Everything is explained. Actually, everything is explained to the point of you knowing what will happen but not knowing how it will happen. This boggled my mind for the longest time. I was wondering, wait, what about suspension? And then I understood that suspension is not about withholding facts, it's about the reader not really knowing what the character will do in this or that particular situation, and it's what stories are about, in the end. About people, fictional people, that deal with various shit, as simple as that. Seeing this allowed me to stop being afraid and take my time to slow down and thoroughly explain to my readers what the hell is happening in my story (well, it's causing my current Draft to double, so I'm not sure yet where this is going, but so far 3 beta readers tell me it's MUCH better than previous draft). Every good book has a way of rooting you as a reader from the beginning, and it doesn't have to be long, a few sentences is enough, but it continues throughout the story.
Here is my favorite example from The Lovely Bones by Alice Sebold. It's actually the very opening of the book: "My name was Salmon, like the fish; first name, Susie. I was fourteen when I was murdered on December 6, 1973." BAM! This is the whole book for you, right there. Yet we keep reading, because we want to know HOW this happens.
It's all about the characters. This is the most valuable lesson I've learned from reading. It's all about the main characters, the folks your story is about, usually two, because usually all stories are about love, and the rest doesn't matter and serves only as layers. (Yes, even Sherlock Holmes is about love, or, more specifically, about male friendship.). The rest provides a canvas, a type of background that doesn't need to be explained or closed or developed. It needs to make the reader FEEL. I've read many great books with sub-plots that wouldn't be closed, minor characters who would appear and vanish, a ton of "unfinished" elements, yet I read them till the end, loving the story. It puzzled me at first, but it doesn't puzzle me anymore. I know that many of you will shake your heads here, but hear me. I used to shake my head at this too, yet this is something that explains the success of The Twilight Saga or 50 Shades Trilogy. Readers FELT these books, so they didn't care about sentence structure or closed plots or anything like that. And, this is what happens in life. Unclosed loops.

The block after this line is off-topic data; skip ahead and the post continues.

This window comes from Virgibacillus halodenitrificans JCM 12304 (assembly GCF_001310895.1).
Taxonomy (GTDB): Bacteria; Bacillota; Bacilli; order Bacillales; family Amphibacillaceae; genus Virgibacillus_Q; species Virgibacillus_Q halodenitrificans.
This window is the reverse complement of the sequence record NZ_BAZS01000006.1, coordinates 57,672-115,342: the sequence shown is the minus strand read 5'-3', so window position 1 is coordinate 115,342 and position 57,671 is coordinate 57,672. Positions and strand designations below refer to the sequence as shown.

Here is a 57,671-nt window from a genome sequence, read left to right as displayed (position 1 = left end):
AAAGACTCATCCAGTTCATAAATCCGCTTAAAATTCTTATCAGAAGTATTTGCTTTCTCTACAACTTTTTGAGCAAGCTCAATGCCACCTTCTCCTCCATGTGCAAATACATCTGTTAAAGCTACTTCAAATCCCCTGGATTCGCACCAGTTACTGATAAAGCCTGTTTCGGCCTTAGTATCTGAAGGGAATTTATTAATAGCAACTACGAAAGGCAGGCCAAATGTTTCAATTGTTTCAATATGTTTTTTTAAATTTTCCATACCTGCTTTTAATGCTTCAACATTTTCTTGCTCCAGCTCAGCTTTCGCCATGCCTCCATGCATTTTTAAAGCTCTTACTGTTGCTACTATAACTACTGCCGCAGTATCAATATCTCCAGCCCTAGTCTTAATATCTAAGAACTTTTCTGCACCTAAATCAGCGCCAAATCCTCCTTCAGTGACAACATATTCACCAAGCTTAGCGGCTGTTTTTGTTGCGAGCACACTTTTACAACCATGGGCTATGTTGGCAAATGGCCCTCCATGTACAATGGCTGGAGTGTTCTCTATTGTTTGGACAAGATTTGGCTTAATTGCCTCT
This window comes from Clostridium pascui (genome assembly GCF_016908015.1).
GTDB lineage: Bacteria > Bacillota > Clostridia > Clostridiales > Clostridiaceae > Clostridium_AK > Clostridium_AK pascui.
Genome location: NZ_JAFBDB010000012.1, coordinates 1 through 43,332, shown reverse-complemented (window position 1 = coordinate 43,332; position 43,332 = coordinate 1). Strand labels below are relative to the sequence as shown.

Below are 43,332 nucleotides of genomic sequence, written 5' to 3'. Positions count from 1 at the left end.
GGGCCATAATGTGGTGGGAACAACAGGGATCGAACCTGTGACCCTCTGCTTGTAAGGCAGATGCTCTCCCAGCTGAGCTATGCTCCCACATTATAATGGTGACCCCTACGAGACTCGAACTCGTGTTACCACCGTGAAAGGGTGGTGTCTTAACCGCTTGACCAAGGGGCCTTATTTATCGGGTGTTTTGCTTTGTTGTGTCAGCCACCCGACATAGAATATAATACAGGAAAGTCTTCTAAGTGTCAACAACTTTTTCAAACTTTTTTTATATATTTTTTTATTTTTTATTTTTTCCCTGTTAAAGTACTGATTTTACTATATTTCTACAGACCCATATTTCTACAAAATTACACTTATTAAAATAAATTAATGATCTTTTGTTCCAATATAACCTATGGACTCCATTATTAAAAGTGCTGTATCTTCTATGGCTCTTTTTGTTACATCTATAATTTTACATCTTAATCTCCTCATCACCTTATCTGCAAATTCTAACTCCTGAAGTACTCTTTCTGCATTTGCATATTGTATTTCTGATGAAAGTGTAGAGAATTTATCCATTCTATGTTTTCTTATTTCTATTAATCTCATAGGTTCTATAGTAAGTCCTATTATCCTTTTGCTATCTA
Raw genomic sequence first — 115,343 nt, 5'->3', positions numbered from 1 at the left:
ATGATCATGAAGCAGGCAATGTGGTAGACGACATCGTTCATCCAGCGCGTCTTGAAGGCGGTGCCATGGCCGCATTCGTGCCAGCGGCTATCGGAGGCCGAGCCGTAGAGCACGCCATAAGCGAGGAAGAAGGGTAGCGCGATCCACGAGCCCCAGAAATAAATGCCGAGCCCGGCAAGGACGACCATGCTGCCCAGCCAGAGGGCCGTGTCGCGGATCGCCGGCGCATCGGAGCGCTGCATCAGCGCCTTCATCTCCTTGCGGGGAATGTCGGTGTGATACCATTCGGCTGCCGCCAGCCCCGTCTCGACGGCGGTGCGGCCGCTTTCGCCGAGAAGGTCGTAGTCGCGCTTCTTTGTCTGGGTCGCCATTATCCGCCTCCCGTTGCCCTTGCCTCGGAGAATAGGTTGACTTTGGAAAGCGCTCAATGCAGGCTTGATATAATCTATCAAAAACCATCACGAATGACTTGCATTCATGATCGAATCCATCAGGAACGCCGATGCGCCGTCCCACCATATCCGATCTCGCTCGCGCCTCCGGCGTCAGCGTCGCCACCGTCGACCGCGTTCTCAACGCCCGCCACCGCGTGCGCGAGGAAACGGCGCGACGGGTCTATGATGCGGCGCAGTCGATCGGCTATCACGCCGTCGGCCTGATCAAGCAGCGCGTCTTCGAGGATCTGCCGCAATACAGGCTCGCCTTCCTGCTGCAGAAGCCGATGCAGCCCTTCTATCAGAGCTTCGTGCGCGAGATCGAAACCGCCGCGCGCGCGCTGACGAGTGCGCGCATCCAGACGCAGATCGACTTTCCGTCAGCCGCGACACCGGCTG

It's hard to give a specific example on this one, but the perfect and most bizarre would be, probably, from 1Q84 by Haruki Murakami, where at the end a new way of weaving an air chrysalis is introduced, never to be explained or closed. Here is a short excerpt following first 3 little people starting the job: "The next three followed suit. Only the last one did something different. He stood up, left the circle, clambered back up on the conference table, reached out, and plucked one frizzy hair from Ushikawa's misshapen head." What?!? Why? If you read the book, you'll get my agony. But I lovd the story and it didn't matter.
Of course all of these observations are only my hypothesis, so please feel free to dish in the comments what you think, what you saw, what you discovered, and I'll go read me more books in the meantime.